Monster Energy Drink a Killer?
The family of a 14-year-old Maryland girl who died of cardiac arrest after drinking two cans of Monster Energy, is suing the company.
Each 0.7 liter can of Monster Energy contains 480 milligrams of caffeine, or the equivalent of 14 cans of Coca-Cola.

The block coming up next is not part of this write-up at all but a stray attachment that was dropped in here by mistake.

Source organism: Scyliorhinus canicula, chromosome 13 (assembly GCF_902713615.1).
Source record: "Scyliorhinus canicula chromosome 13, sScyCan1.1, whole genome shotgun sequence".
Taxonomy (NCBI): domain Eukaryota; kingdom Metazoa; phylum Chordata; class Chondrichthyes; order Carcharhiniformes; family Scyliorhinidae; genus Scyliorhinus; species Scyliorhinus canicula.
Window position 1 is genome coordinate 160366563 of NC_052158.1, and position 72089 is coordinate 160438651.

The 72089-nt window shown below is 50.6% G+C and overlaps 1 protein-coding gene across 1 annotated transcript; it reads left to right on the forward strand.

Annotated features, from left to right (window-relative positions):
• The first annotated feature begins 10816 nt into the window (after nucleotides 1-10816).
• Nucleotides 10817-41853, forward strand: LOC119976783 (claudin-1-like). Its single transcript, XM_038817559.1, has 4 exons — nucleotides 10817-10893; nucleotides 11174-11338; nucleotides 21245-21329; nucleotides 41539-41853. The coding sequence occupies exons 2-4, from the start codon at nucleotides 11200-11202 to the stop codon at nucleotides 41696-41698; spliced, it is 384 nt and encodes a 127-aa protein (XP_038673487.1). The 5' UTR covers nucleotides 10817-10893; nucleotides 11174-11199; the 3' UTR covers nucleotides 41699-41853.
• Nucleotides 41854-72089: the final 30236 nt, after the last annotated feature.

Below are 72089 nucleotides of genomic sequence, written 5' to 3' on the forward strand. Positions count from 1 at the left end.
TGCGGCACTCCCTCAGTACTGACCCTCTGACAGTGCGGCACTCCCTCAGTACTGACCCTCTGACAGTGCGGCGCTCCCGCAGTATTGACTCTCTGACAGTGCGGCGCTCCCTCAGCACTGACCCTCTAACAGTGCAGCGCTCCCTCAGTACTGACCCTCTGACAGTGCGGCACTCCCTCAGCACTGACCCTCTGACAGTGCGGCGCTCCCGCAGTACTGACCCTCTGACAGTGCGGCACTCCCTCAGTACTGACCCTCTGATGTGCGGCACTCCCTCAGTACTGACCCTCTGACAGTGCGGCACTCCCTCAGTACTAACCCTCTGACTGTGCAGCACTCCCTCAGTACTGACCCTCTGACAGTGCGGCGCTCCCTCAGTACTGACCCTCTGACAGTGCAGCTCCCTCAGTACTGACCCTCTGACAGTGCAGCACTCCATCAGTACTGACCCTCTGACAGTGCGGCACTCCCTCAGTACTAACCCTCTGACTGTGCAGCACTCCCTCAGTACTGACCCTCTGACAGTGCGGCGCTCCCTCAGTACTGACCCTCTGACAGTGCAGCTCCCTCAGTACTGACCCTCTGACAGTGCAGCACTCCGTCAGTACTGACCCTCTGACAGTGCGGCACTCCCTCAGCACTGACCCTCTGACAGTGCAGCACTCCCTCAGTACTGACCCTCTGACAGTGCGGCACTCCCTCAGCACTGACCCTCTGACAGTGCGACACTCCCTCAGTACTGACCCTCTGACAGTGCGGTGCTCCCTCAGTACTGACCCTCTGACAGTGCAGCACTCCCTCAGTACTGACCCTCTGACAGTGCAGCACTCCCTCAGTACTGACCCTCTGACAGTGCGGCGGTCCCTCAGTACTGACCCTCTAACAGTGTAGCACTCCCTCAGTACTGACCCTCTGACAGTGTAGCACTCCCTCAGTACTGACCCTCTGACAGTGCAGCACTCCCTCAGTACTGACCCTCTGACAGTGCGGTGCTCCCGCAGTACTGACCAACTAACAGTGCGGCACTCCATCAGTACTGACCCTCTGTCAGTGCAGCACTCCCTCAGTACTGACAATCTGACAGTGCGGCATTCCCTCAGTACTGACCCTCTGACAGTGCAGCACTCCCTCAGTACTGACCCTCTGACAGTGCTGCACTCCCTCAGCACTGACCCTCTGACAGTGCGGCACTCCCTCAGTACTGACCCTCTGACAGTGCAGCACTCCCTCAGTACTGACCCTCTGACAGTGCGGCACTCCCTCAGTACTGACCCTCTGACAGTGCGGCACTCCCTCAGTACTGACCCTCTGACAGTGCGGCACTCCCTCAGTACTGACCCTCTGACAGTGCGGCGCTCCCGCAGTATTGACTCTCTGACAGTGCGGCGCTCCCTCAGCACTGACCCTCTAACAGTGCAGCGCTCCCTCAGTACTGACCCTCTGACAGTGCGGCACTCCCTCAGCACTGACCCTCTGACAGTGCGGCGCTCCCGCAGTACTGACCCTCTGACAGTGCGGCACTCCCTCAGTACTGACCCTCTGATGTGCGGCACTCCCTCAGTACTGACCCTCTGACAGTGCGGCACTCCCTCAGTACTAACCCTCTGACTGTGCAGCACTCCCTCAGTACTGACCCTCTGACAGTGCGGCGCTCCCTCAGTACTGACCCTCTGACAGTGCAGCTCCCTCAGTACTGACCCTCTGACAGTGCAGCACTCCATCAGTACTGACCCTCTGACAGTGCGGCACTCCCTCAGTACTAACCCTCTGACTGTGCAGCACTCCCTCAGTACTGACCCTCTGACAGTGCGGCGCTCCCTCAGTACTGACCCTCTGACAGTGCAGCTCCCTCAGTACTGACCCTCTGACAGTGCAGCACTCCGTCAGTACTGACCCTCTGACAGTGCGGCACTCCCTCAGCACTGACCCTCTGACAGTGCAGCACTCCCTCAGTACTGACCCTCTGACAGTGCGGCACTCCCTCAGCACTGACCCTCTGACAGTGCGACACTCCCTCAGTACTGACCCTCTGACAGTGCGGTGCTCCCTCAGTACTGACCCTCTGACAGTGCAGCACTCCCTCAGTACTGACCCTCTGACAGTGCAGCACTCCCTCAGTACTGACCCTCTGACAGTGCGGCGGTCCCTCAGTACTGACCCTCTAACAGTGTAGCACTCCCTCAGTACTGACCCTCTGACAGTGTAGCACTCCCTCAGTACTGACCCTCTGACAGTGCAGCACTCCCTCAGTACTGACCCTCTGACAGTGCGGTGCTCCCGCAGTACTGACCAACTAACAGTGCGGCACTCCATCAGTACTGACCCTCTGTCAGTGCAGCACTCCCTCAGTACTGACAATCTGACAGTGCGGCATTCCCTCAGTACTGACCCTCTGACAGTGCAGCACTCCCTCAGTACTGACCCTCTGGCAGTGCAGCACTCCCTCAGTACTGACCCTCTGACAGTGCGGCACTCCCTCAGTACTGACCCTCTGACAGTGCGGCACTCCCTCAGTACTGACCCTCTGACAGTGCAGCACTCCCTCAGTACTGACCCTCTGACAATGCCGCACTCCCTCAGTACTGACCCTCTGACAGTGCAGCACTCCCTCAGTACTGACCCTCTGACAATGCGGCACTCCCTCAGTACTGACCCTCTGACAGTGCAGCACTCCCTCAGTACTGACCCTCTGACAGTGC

Unlike for sodas, there are no laws regulating how much caffeine can go into energy drinks.
Anais Fournier reportedly had what is usually a harmless heart condition, called mitral valve prolapse, which is common in as many as one in 10 people.
Fournier drank two cans of Monster Energy within a 24-hour period, and 3 hours after the second drink suffered a fatal heart-attack. Her autopsy cited "cardiac arrhythmia due to caffeine toxicity" as the cause of death.